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Hooma & Sudeep are the founders of Travel Jaunts, a travel company based out of Bangalore. They are travellers, bloggers, photographers and tour organizers. This young couple loves to travel family-in-tow, at the slightest opportunity life provides, to create and build an exciting bank of memories. They have been traveling for the last 14 years – extensively within India, and to over 25 countries across the globe.

From a background perspective, both Hooma and Sudeep are management graduates. Hooma has worked in Banking & Insurance, and has managed an online art gallery before starting Travel Jaunts. Sudeep works with Dell as India Sales Director.

We talk to this young couple about their travel interests and the travel opportunities they offer through Travel Jaunts.

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Q&A – November 2018

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Over the last few months, we have featured some of the country’s best-known travel writers. These are people who venture into uncharted territories to tell a story – a story that’s untold. They do this through a narrative that takes us right there – right in the middle of it.

And unlike most of us who take a break from work, these travel writers take their breaks from travel to be with family and friends.

While their life and lifestyle sounds interesting, things can be difficult – because you’re always on the move. For some people, sunrise could be at one location and sunset, in a totally different geography. But they still do it, with unbridled enthusiasm that fuels every step, every mile, and every journey that they undertake.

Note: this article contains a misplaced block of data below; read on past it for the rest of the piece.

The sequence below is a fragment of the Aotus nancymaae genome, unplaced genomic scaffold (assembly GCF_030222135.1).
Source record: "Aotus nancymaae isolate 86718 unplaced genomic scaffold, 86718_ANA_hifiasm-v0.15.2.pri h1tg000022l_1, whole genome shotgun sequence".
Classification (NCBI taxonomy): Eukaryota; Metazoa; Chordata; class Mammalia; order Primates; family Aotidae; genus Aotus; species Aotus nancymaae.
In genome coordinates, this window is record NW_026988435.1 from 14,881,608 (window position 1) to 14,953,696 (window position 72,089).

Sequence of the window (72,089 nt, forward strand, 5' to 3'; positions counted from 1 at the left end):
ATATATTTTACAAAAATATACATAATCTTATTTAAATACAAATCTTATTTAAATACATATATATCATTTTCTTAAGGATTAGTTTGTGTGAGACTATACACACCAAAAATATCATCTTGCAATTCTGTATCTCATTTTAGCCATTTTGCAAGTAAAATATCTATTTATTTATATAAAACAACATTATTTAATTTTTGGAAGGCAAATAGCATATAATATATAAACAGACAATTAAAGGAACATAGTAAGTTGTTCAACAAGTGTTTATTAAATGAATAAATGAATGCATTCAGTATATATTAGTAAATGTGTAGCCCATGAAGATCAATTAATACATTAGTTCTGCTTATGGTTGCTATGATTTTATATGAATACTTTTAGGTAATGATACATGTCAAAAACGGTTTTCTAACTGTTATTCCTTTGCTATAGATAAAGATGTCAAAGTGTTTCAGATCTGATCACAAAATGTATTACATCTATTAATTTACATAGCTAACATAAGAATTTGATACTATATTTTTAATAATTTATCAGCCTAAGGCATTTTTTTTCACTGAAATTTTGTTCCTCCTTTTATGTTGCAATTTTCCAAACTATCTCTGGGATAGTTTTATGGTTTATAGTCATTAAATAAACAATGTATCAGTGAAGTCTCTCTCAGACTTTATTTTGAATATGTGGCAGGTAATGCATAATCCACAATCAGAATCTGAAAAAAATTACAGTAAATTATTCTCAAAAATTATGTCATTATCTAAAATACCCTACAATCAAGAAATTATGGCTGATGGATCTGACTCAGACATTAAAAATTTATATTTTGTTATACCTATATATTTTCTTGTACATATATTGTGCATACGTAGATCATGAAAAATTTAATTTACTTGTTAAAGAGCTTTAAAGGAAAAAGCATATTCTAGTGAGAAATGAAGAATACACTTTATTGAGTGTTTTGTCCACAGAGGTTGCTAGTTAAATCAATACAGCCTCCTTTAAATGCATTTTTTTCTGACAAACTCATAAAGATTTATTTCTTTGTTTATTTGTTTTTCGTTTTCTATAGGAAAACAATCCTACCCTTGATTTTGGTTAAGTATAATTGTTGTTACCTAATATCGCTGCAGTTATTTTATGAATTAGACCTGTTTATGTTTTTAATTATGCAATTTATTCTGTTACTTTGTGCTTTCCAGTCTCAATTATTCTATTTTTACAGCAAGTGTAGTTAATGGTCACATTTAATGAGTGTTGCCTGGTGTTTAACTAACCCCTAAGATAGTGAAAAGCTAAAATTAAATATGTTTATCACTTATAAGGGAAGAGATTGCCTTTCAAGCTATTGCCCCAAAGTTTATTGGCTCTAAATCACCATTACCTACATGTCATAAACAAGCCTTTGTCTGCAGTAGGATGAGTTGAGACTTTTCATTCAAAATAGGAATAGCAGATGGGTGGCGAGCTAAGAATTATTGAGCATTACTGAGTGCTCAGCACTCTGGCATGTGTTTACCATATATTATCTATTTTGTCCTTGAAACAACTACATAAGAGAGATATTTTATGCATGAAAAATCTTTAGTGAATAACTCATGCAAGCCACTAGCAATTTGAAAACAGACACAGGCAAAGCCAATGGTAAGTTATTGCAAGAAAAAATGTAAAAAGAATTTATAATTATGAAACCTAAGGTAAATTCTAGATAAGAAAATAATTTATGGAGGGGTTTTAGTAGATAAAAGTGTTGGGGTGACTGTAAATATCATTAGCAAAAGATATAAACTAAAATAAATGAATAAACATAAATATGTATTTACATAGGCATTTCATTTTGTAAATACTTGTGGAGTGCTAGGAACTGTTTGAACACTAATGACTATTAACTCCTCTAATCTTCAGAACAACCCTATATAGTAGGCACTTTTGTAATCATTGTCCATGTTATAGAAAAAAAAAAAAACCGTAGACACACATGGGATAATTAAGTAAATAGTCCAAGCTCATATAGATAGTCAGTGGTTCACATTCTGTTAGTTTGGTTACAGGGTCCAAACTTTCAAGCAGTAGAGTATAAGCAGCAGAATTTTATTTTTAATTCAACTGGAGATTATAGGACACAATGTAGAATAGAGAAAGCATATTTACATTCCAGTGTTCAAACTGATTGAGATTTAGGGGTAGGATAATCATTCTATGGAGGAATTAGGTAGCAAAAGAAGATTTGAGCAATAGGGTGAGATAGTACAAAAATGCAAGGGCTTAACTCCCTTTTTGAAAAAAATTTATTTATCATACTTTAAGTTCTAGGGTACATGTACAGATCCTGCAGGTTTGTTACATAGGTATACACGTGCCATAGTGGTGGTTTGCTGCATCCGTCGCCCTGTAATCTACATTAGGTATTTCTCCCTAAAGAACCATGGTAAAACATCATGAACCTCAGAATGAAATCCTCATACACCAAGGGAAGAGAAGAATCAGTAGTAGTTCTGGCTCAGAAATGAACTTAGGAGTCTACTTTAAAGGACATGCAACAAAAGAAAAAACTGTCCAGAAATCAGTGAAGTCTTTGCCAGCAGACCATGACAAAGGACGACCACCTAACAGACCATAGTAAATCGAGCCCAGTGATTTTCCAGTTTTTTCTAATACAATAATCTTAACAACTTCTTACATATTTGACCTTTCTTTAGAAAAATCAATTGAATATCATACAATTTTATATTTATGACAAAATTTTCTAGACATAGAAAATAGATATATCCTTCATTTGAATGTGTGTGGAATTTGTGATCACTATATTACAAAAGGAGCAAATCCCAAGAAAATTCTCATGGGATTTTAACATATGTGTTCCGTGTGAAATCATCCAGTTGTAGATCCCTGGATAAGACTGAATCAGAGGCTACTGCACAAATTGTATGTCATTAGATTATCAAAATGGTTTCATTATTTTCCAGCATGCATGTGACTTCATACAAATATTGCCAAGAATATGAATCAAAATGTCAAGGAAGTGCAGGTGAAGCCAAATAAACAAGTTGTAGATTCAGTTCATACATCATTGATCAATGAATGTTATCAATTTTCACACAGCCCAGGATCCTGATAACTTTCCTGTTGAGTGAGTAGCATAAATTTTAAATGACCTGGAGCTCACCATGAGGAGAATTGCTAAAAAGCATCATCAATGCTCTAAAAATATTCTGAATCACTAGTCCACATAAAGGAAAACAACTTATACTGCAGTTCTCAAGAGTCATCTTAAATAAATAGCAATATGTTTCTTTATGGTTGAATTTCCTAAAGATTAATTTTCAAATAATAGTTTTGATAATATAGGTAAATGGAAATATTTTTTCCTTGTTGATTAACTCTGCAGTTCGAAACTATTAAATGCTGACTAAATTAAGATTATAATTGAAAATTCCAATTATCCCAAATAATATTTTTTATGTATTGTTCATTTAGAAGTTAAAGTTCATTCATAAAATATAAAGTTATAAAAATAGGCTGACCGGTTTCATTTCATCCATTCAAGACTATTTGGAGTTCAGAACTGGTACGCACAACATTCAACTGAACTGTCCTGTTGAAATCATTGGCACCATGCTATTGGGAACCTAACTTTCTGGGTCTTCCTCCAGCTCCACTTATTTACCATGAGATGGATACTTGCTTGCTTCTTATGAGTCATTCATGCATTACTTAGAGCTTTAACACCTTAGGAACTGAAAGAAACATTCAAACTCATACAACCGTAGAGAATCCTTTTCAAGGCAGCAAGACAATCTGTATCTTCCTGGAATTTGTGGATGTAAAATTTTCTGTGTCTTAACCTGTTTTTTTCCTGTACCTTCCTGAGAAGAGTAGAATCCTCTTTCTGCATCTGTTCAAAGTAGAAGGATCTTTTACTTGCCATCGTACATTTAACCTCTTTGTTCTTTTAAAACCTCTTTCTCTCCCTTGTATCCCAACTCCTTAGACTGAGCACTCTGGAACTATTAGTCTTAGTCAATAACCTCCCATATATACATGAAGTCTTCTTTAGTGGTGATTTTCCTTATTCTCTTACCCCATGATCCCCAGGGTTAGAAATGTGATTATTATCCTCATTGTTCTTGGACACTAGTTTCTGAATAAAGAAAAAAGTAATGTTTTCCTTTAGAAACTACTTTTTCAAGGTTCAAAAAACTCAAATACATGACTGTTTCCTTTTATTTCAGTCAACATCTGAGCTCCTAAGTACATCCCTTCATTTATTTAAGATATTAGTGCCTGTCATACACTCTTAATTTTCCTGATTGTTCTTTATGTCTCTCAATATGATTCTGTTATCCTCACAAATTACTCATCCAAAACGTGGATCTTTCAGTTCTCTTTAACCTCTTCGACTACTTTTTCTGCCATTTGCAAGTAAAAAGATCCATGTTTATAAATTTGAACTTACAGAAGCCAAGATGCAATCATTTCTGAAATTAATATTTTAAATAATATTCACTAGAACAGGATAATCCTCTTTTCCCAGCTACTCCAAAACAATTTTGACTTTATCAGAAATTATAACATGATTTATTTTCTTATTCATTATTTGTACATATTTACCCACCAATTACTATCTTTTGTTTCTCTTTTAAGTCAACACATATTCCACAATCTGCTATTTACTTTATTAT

B. S. Rathor
Advisor & Member – Executive Committee

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Message of the Month – September 2018

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Do you think families with young children should do sanctuary tours?
It is useful to take children out on a safari, as it rolls out lessons on a whole new world out there, and the need to protect it. They get to learn about animal behavior and natural habitat. They learn the importance of patience and discipline. They could also learn about conserving nature and protecting our national reserves. Personally, I think this should also open people’s eyes to the sanctity of wildlife. If your children see an elephant in the wild, they should be alarmed at the prospect of “converting it into a tourist vehicle” for revenue and profits.

Having said that, I must say that it is not advisable to take children below six years, for more than one reason. For one thing, a three-hour-long safari can be extremely tiring – it can also be scary in terms of jungle noises and sounds. (It can also be difficult to expect them to be orderly and quiet – just not possible.)

On a recent safari, I saw a family with a baby, barely five months old. It was 40 degrees Celsius and extremely dusty – uncomfortable even for adults. I just cannot understand how people can be so irresponsible.

In conversation with travel writer, Chittra M.
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Q&A – September 2018

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I must say that we had a really nice time – fortunately we had good friends in India who gifted us their weeks at a few timeshare resorts and helped organize a nice round-trip. This was a holiday that will be permanently etched in our minds. Overall, we found the standard of service to be good, and the food was excellent. We come from a predominantly wine growing area, and by our measure some of your Indian wines are pretty good.